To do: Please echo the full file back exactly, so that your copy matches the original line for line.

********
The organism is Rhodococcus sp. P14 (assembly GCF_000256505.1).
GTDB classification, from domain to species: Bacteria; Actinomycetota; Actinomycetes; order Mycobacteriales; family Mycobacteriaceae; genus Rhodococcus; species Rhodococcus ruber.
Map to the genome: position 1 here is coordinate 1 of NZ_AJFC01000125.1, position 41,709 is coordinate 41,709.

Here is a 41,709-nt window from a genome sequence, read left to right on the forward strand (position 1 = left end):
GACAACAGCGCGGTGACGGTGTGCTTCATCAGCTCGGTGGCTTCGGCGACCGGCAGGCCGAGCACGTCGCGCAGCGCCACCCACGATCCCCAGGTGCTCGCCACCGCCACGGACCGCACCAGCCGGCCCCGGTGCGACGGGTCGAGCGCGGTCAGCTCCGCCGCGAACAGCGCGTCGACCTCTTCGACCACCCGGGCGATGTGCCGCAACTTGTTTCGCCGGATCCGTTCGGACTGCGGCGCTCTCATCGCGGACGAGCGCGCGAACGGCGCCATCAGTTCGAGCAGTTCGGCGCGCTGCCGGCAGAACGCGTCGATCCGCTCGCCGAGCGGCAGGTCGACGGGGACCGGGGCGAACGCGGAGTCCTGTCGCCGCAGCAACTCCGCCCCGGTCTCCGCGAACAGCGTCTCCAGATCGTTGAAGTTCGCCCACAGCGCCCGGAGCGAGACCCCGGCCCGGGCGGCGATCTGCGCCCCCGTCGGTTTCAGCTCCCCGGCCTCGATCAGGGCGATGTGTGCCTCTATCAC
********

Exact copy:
The organism is Rhodococcus sp. P14 (assembly GCF_000256505.1).
GTDB classification, from domain to species: Bacteria; Actinomycetota; Actinomycetes; order Mycobacteriales; family Mycobacteriaceae; genus Rhodococcus; species Rhodococcus ruber.
Map to the genome: position 1 here is coordinate 1 of NZ_AJFC01000125.1, position 41,709 is coordinate 41,709.

Here is a 41,709-nt window from a genome sequence, read left to right on the forward strand (position 1 = left end):
GACAACAGCGCGGTGACGGTGTGCTTCATCAGCTCGGTGGCTTCGGCGACCGGCAGGCCGAGCACGTCGCGCAGCGCCACCCACGATCCCCAGGTGCTCGCCACCGCCACGGACCGCACCAGCCGGCCCCGGTGCGACGGGTCGAGCGCGGTCAGCTCCGCCGCGAACAGCGCGTCGACCTCTTCGACCACCCGGGCGATGTGCCGCAACTTGTTTCGCCGGATCCGTTCGGACTGCGGCGCTCTCATCGCGGACGAGCGCGCGAACGGCGCCATCAGTTCGAGCAGTTCGGCGCGCTGCCGGCAGAACGCGTCGATCCGCTCGCCGAGCGGCAGGTCGACGGGGACCGGGGCGAACGCGGAGTCCTGTCGCCGCAGCAACTCCGCCCCGGTCTCCGCGAACAGCGTCTCCAGATCGTTGAAGTTCGCCCACAGCGCCCGGAGCGAGACCCCGGCCCGGGCGGCGATCTGCGCCCCCGTCGGTTTCAGCTCCCCGGCCTCGATCAGGGCGATGTGTGCCTCTATCAC